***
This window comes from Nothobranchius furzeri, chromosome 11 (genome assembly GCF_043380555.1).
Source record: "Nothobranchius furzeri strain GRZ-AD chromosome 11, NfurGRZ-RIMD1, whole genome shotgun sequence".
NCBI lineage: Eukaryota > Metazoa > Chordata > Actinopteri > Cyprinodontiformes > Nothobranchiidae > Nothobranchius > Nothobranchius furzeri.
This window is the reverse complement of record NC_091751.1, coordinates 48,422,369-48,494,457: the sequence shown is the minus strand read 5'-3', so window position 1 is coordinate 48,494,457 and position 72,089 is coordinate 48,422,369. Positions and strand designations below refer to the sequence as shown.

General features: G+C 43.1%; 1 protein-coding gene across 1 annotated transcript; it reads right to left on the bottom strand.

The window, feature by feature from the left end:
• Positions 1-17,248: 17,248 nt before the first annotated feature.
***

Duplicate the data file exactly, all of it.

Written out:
This window comes from Nothobranchius furzeri, chromosome 11 (genome assembly GCF_043380555.1).
Source record: "Nothobranchius furzeri strain GRZ-AD chromosome 11, NfurGRZ-RIMD1, whole genome shotgun sequence".
NCBI lineage: Eukaryota > Metazoa > Chordata > Actinopteri > Cyprinodontiformes > Nothobranchiidae > Nothobranchius > Nothobranchius furzeri.
This window is the reverse complement of record NC_091751.1, coordinates 48,422,369-48,494,457: the sequence shown is the minus strand read 5'-3', so window position 1 is coordinate 48,494,457 and position 72,089 is coordinate 48,422,369. Positions and strand designations below refer to the sequence as shown.

General features: G+C 43.1%; 1 protein-coding gene across 1 annotated transcript; it reads right to left on the bottom strand.

The window, feature by feature from the left end:
• Positions 1-17,248: 17,248 nt before the first annotated feature.